KEIR RADNEDGE in LONDON: German football will not be tempted into toying with the idea of the infamous “39th game” whose spectre has been raised again as the latest money-making wheeze for the Premier League.
An idea, originally put forward by chief executive Richard Scudamore in 2008, has been revived for discussion as more and more sports organisations take regular competition matches beyond their own borders.
But Christian Seifert, chief executive of the DFL, said today in London that such an idea ran counter to the Bundesliga’s relationship with German fans.
The Premier League’s overseas TV rights are worth more than £2bn while all major Premier League undertake lucrative pre-season tours. Manchester United and Real Madrid attracted 100,000-plus for a match in Michigan this summer while United and Liverpool drew 50,000-plus in Miami.
The NFL is staging three American football matches at Wembley while the NBA has staged basketball in London and Manchester and Italy’s 2014 Supercup between Juventus and Napoli will be staged in Qatar in December after previous forays to Tripoli, New Jersey and Beijing.
Seifert, addressing the Leaders Business Summit*, was not tempted even to consider the possibility.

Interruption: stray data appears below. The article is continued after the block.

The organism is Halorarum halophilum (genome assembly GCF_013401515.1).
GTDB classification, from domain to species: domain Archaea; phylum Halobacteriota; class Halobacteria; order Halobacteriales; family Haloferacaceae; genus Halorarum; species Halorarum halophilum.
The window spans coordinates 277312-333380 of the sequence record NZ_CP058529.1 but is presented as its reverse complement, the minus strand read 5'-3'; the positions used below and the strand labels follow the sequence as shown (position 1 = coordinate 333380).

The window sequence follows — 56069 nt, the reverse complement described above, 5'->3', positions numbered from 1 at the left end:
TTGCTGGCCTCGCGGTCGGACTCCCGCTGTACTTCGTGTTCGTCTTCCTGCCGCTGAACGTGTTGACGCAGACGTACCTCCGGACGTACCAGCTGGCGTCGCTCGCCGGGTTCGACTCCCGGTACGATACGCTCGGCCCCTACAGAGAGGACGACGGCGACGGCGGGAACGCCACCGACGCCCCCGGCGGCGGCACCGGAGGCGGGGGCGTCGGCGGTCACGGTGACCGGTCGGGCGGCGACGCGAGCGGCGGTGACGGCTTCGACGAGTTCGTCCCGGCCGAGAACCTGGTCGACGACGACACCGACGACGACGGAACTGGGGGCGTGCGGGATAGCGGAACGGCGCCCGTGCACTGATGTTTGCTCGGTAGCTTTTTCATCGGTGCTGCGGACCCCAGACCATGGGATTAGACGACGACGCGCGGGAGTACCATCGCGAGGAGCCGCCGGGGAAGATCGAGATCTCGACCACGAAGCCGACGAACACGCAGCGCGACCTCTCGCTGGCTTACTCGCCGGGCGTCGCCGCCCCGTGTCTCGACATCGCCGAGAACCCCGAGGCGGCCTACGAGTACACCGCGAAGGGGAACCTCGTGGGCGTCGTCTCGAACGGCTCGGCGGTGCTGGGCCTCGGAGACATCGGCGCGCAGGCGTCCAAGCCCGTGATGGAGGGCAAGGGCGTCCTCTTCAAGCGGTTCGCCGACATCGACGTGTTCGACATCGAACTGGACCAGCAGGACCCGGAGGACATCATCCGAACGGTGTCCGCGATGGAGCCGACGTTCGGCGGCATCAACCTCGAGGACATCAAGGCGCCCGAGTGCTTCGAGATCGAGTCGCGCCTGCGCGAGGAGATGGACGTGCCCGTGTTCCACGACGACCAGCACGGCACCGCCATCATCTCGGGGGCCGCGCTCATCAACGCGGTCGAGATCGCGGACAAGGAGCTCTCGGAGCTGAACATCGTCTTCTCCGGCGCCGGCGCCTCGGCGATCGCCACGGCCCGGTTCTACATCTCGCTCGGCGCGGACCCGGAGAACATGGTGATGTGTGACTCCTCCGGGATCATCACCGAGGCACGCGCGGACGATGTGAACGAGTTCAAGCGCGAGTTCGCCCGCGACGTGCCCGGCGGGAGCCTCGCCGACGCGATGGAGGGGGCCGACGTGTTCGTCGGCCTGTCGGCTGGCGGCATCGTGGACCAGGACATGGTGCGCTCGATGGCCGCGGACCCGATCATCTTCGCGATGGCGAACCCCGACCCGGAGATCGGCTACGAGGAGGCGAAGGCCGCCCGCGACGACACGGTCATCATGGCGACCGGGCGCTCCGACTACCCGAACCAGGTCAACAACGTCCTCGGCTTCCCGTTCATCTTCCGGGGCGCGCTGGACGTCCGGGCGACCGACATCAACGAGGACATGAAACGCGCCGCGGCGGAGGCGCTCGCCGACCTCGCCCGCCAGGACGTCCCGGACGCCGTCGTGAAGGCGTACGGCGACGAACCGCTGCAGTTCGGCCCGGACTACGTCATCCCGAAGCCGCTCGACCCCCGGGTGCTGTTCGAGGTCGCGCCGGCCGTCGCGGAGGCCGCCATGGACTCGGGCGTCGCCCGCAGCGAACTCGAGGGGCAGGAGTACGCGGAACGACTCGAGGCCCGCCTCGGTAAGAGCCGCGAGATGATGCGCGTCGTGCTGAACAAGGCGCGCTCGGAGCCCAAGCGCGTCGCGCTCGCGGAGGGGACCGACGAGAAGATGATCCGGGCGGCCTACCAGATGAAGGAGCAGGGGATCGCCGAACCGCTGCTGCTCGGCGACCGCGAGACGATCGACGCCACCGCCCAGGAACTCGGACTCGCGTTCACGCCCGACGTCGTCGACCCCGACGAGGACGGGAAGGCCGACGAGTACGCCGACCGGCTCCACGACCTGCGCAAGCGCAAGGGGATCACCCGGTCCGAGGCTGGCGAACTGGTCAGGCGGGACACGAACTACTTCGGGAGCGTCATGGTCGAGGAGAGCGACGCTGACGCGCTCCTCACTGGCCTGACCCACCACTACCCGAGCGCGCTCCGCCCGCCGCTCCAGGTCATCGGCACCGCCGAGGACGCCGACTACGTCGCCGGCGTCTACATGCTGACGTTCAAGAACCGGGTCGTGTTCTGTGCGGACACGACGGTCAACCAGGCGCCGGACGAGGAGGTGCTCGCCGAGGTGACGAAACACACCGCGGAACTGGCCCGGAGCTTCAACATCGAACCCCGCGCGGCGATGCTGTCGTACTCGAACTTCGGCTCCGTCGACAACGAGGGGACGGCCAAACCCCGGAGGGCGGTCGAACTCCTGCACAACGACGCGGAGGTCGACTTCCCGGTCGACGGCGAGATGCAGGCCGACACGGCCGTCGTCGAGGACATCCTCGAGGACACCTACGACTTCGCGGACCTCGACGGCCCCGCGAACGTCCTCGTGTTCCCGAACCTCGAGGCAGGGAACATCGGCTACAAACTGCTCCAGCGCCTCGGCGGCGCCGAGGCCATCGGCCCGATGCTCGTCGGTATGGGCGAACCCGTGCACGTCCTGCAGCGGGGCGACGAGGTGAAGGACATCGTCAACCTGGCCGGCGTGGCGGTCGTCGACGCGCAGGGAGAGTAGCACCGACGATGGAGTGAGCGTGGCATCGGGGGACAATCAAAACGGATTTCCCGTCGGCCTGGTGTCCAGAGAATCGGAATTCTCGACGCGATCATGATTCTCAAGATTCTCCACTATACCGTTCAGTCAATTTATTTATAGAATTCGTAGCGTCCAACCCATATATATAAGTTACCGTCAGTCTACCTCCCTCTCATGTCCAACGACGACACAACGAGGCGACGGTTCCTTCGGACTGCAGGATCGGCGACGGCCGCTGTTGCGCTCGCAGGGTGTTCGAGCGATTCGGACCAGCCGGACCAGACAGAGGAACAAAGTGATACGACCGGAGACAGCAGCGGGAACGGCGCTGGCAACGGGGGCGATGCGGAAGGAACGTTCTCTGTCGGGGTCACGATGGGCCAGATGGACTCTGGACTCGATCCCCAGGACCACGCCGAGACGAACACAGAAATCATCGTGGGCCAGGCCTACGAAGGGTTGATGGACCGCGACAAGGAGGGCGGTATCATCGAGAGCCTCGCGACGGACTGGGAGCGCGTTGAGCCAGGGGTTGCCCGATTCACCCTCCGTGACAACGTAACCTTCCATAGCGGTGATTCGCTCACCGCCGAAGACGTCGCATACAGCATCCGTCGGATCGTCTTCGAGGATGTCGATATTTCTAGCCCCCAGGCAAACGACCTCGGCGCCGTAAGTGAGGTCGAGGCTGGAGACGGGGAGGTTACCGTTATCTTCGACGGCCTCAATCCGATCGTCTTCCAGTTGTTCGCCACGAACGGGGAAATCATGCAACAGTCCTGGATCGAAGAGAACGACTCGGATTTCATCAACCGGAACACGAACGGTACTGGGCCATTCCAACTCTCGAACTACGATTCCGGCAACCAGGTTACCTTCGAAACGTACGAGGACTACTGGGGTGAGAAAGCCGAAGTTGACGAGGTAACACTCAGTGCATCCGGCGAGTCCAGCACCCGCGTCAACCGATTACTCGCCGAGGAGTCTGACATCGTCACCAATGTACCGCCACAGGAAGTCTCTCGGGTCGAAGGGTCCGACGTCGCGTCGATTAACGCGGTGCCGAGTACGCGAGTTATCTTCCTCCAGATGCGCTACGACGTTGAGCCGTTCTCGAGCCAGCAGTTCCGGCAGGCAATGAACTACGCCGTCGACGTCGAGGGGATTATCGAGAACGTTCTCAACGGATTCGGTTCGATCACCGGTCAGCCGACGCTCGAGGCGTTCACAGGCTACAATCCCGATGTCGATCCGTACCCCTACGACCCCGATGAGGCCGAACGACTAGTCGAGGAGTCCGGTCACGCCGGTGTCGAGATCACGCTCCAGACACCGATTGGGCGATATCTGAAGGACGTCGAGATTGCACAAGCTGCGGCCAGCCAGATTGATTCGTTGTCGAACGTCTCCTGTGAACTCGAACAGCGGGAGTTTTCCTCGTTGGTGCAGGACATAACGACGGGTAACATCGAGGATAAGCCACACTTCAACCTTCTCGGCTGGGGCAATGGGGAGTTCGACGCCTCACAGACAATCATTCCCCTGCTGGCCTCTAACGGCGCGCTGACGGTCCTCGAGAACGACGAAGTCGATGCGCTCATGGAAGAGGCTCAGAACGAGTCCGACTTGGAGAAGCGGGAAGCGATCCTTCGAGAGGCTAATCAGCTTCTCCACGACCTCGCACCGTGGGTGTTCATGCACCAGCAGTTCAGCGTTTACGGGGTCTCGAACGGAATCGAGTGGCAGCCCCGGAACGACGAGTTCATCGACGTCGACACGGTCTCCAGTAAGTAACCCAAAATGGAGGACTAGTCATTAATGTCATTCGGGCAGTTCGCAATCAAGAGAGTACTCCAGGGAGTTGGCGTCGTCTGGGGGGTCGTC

He said: “With our 18 clubs it would be hard to have what would be for us a 35th game. Anyway, we have a completely different approach to our concept for German football. It would be against our understanding of how the fans should be involved.
“Maybe for financial reasons it would appear to be a good idea but think of the supporters who go to 34 games in all conditions, no matter the wind or the rain. Then their club comes to a game which decides whether it will be relegated or not – and they cannot be there because it’s in Thailand.
“That would not be an approach for the Bundesliga.”
Similarly unimpressed were brothers Tod and Tim Leiweke, two of the most powerful sports entrepreneurs in the United States. They have reservations enough about Premier League clubs’ summer incursions across the Atlantic.
Tod, president of Tampa Bay Sports, said: “One of the challenges I’ve always thrown out there to the powers that be in football (soccer) is ‘Will you be a pirate or will you be a pioneer?’
“Are you going to use North America just as an opportunity to make some additional dollars or are you going to commit to taking the sport to the next level and help to grow Major League Soccer?”
Tim, who brought David Beckham to LA Galaxy and is now president of Maple Leaf Sports and Entertainment, echoed that inquiring uncertainty. He said: “For many years clubs came to America, and were little more than pirates, they played a nice game and filled their bags with cash and flew out. Fans might have seen the stars play, might not have seen the stars play, but all that’s changed.”
“The MLS has improved a lot in the last 10 years.”
* Leaders Business Summit at Chelsea FC, Stamford Bridge, London
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